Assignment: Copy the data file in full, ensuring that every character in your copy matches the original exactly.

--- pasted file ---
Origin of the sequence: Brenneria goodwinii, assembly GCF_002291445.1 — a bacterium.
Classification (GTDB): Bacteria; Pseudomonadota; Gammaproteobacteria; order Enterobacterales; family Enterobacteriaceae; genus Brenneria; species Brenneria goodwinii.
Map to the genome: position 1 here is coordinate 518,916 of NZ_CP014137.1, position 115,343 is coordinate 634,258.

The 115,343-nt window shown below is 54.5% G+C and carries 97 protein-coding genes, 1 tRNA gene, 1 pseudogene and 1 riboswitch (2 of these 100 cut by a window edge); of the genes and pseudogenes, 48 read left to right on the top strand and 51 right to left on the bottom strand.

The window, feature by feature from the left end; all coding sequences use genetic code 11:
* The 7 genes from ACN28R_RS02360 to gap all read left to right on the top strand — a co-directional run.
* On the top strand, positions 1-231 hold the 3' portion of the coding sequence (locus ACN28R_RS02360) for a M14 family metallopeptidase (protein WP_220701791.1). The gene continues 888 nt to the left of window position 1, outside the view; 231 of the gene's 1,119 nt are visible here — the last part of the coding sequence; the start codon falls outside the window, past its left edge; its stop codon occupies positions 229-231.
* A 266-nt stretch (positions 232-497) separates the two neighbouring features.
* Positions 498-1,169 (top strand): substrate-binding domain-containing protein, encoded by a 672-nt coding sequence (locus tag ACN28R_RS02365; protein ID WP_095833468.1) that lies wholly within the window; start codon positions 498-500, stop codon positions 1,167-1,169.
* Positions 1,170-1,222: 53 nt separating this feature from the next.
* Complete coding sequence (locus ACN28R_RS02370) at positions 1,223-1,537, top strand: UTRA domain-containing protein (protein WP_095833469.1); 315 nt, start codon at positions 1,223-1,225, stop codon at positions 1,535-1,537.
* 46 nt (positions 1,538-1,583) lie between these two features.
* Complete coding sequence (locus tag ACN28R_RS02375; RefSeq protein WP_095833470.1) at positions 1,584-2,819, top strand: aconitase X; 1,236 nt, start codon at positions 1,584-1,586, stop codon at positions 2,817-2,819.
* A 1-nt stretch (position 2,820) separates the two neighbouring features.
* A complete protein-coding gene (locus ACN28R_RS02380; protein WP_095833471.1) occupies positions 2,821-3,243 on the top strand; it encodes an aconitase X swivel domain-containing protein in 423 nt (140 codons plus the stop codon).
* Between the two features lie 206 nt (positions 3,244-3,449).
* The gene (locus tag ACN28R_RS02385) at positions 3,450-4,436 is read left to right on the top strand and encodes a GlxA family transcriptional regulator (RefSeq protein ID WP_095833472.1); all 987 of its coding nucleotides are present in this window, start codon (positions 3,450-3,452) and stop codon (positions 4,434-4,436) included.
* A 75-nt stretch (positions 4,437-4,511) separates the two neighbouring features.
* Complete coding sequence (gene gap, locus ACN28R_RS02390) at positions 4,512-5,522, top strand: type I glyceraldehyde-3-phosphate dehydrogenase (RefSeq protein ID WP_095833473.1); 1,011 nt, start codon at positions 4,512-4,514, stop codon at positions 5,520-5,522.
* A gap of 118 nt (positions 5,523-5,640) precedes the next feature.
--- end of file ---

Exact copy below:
Origin of the sequence: Brenneria goodwinii, assembly GCF_002291445.1 — a bacterium.
Classification (GTDB): Bacteria; Pseudomonadota; Gammaproteobacteria; order Enterobacterales; family Enterobacteriaceae; genus Brenneria; species Brenneria goodwinii.
Map to the genome: position 1 here is coordinate 518,916 of NZ_CP014137.1, position 115,343 is coordinate 634,258.

The 115,343-nt window shown below is 54.5% G+C and carries 97 protein-coding genes, 1 tRNA gene, 1 pseudogene and 1 riboswitch (2 of these 100 cut by a window edge); of the genes and pseudogenes, 48 read left to right on the top strand and 51 right to left on the bottom strand.

The window, feature by feature from the left end; all coding sequences use genetic code 11:
* The 7 genes from ACN28R_RS02360 to gap all read left to right on the top strand — a co-directional run.
* On the top strand, positions 1-231 hold the 3' portion of the coding sequence (locus ACN28R_RS02360) for a M14 family metallopeptidase (protein WP_220701791.1). The gene continues 888 nt to the left of window position 1, outside the view; 231 of the gene's 1,119 nt are visible here — the last part of the coding sequence; the start codon falls outside the window, past its left edge; its stop codon occupies positions 229-231.
* A 266-nt stretch (positions 232-497) separates the two neighbouring features.
* Positions 498-1,169 (top strand): substrate-binding domain-containing protein, encoded by a 672-nt coding sequence (locus tag ACN28R_RS02365; protein ID WP_095833468.1) that lies wholly within the window; start codon positions 498-500, stop codon positions 1,167-1,169.
* Positions 1,170-1,222: 53 nt separating this feature from the next.
* Complete coding sequence (locus ACN28R_RS02370) at positions 1,223-1,537, top strand: UTRA domain-containing protein (protein WP_095833469.1); 315 nt, start codon at positions 1,223-1,225, stop codon at positions 1,535-1,537.
* 46 nt (positions 1,538-1,583) lie between these two features.
* Complete coding sequence (locus tag ACN28R_RS02375; RefSeq protein WP_095833470.1) at positions 1,584-2,819, top strand: aconitase X; 1,236 nt, start codon at positions 1,584-1,586, stop codon at positions 2,817-2,819.
* A 1-nt stretch (position 2,820) separates the two neighbouring features.
* A complete protein-coding gene (locus ACN28R_RS02380; protein WP_095833471.1) occupies positions 2,821-3,243 on the top strand; it encodes an aconitase X swivel domain-containing protein in 423 nt (140 codons plus the stop codon).
* Between the two features lie 206 nt (positions 3,244-3,449).
* The gene (locus tag ACN28R_RS02385) at positions 3,450-4,436 is read left to right on the top strand and encodes a GlxA family transcriptional regulator (RefSeq protein ID WP_095833472.1); all 987 of its coding nucleotides are present in this window, start codon (positions 3,450-3,452) and stop codon (positions 4,434-4,436) included.
* A 75-nt stretch (positions 4,437-4,511) separates the two neighbouring features.
* Complete coding sequence (gene gap, locus ACN28R_RS02390) at positions 4,512-5,522, top strand: type I glyceraldehyde-3-phosphate dehydrogenase (RefSeq protein ID WP_095833473.1); 1,011 nt, start codon at positions 4,512-4,514, stop codon at positions 5,520-5,522.
* A gap of 118 nt (positions 5,523-5,640) precedes the next feature.